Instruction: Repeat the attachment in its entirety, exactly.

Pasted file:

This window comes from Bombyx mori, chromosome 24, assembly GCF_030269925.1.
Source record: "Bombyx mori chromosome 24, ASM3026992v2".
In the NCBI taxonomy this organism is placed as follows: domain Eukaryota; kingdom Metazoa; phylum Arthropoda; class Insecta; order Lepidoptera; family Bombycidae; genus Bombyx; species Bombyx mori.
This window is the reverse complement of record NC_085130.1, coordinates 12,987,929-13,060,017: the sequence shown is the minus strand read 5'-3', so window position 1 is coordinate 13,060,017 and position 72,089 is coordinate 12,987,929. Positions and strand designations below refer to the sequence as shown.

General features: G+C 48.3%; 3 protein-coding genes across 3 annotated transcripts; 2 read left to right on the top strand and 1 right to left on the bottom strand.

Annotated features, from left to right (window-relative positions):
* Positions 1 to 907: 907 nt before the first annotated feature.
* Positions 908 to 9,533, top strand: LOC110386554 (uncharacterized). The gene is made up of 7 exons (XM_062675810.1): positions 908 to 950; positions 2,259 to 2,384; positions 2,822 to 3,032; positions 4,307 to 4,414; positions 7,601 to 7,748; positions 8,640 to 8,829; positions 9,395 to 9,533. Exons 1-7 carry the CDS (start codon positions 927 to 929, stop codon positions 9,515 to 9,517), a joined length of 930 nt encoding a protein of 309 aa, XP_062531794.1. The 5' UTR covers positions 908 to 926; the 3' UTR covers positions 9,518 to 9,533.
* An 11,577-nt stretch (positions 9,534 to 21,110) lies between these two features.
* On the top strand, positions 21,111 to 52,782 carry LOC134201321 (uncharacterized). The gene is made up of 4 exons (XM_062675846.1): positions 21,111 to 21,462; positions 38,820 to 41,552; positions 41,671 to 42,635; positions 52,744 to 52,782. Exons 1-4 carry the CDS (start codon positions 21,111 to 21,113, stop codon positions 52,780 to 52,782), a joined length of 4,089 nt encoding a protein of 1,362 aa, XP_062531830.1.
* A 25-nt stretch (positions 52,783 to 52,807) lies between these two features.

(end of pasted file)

This window comes from Bombyx mori, chromosome 24, assembly GCF_030269925.1.
Source record: "Bombyx mori chromosome 24, ASM3026992v2".
In the NCBI taxonomy this organism is placed as follows: domain Eukaryota; kingdom Metazoa; phylum Arthropoda; class Insecta; order Lepidoptera; family Bombycidae; genus Bombyx; species Bombyx mori.
This window is the reverse complement of record NC_085130.1, coordinates 12,987,929-13,060,017: the sequence shown is the minus strand read 5'-3', so window position 1 is coordinate 13,060,017 and position 72,089 is coordinate 12,987,929. Positions and strand designations below refer to the sequence as shown.

General features: G+C 48.3%; 3 protein-coding genes across 3 annotated transcripts; 2 read left to right on the top strand and 1 right to left on the bottom strand.

Annotated features, from left to right (window-relative positions):
* Positions 1 to 907: 907 nt before the first annotated feature.
* Positions 908 to 9,533, top strand: LOC110386554 (uncharacterized). The gene is made up of 7 exons (XM_062675810.1): positions 908 to 950; positions 2,259 to 2,384; positions 2,822 to 3,032; positions 4,307 to 4,414; positions 7,601 to 7,748; positions 8,640 to 8,829; positions 9,395 to 9,533. Exons 1-7 carry the CDS (start codon positions 927 to 929, stop codon positions 9,515 to 9,517), a joined length of 930 nt encoding a protein of 309 aa, XP_062531794.1. The 5' UTR covers positions 908 to 926; the 3' UTR covers positions 9,518 to 9,533.
* An 11,577-nt stretch (positions 9,534 to 21,110) lies between these two features.
* On the top strand, positions 21,111 to 52,782 carry LOC134201321 (uncharacterized). The gene is made up of 4 exons (XM_062675846.1): positions 21,111 to 21,462; positions 38,820 to 41,552; positions 41,671 to 42,635; positions 52,744 to 52,782. Exons 1-4 carry the CDS (start codon positions 21,111 to 21,113, stop codon positions 52,780 to 52,782), a joined length of 4,089 nt encoding a protein of 1,362 aa, XP_062531830.1.
* A 25-nt stretch (positions 52,783 to 52,807) lies between these two features.